Submitted February 20, 2013
What is the Sequester? It all goes back to the "bipartisan" disaster of the 2011 debt-ceiling talks. You may recall that the full Congress and the president raised the debt ceiling limit with concessions. Neither side of our Congress could work well enough with the opposition to do their jobs properly. In an attempt to assure they would solve the debt and deficit and debt ceiling once and for all, our Congress gave up on doing it themselves.
Instead, it outsourced the job to a crackerjack 'super committee' -- a twelve member panel from their own ranks. There were six Democrats, six Republicans; six Senators, and six Representatives appointed by their respective chamber leaders.
On August 2, 2011, when our Congress formally turned over its job to the super committee, it also increased the debt ceiling as part of the deal. Their work was to be completed by November 23. To assure they got the job done, the Congress gave the committee a big caveat.
If they failed to create a real plan, which included at least $1.2 trillion in surgical cuts against the ten year baseline 'budget,' a poison pill called sequestration would kick in automatically on January 2, 2013. Instead of surgical cuts, the sequester cuts would be chain saw mutilations 'across the board cuts' evenly divided between defense and non-defense spending.
Knowing how adverse the Republicans would be to defense cuts, the sequestration was first suggested by the White House. President Obama felt that his sequestration idea, as the poison pill, would result in positive results for Democrats and a lot of blame for Republicans.
The mission of the select committee was to continue the haggling and to eventually strike a deal to get fiscal matters under control. Of course a silent objective was for no member of the committee on either side, to be blamed for anything that would put their reelections at risk.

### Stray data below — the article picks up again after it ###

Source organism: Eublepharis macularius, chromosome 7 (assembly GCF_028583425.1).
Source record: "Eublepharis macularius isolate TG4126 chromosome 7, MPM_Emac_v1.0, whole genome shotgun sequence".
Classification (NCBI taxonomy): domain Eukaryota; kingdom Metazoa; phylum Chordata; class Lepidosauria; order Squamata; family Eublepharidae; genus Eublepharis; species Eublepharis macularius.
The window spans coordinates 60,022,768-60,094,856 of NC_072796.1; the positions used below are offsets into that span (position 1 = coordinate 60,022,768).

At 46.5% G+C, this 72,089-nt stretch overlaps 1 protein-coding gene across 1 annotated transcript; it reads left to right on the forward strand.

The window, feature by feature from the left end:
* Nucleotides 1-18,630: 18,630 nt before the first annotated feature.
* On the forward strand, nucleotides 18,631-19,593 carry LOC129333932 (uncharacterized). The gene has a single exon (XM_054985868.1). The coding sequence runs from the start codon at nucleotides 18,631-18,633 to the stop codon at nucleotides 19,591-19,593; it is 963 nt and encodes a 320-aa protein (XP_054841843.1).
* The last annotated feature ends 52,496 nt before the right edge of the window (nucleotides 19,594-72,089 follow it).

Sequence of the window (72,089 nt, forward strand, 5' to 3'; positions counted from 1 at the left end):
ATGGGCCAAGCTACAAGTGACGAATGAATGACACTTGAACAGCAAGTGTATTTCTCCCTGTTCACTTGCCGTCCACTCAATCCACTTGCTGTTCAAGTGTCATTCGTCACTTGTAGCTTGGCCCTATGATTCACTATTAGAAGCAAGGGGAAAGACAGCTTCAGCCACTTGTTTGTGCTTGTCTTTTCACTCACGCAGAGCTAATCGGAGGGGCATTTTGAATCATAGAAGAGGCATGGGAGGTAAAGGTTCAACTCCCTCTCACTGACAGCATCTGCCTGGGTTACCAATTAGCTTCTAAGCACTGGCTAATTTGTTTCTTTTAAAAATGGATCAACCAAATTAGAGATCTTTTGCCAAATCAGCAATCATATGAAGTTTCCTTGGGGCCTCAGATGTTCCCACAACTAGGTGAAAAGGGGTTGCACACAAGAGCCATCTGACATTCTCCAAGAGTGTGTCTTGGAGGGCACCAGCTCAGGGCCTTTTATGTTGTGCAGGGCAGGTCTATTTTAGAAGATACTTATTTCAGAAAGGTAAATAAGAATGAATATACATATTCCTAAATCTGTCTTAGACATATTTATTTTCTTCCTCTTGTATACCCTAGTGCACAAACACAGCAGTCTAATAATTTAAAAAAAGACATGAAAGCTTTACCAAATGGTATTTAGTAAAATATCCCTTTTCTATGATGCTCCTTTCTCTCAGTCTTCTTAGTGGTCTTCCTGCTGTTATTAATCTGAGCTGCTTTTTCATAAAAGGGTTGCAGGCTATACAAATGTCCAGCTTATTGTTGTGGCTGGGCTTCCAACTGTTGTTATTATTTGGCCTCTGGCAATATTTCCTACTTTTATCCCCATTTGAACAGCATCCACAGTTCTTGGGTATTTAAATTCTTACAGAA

The super committee dallied and never had its first meeting until September 13, 2011, just about two months before its final work product was due. On November 21, the committee served up a platitude about its work and announced that it was calling it quits:
"After months of hard work and intense deliberations, we have come to the conclusion today that it will not be possible to make any bipartisan agreement available to the public before the committee's deadline."
If you or I did this, we would be fired.
Sequestration was thus scheduled automatically to take effect on January 2, 2013. From November 21, 2011 to January 1, 2013, Congress and the president had over thirteen months to get it right. They chose instead to do nothing.
On January 1, 2013, Congress agreed to put off the sequestration part of the fiscal cliff until March 1. It also agreed to keep the Bush tax cuts in effect permanently for those families making less than $450,000 per year. For all others, the income tax rates climbed.
Additionally, the deal brought back the Payroll Tax cut. You may recall that for 2011 and 2012, we paid only 4.2% of our wages towards Social Security. Beginning January 1, 2013, that tax reverted back to 6.2% for all Americans. That is why everybody felt the pinch with the arrival of their first paycheck in 2013.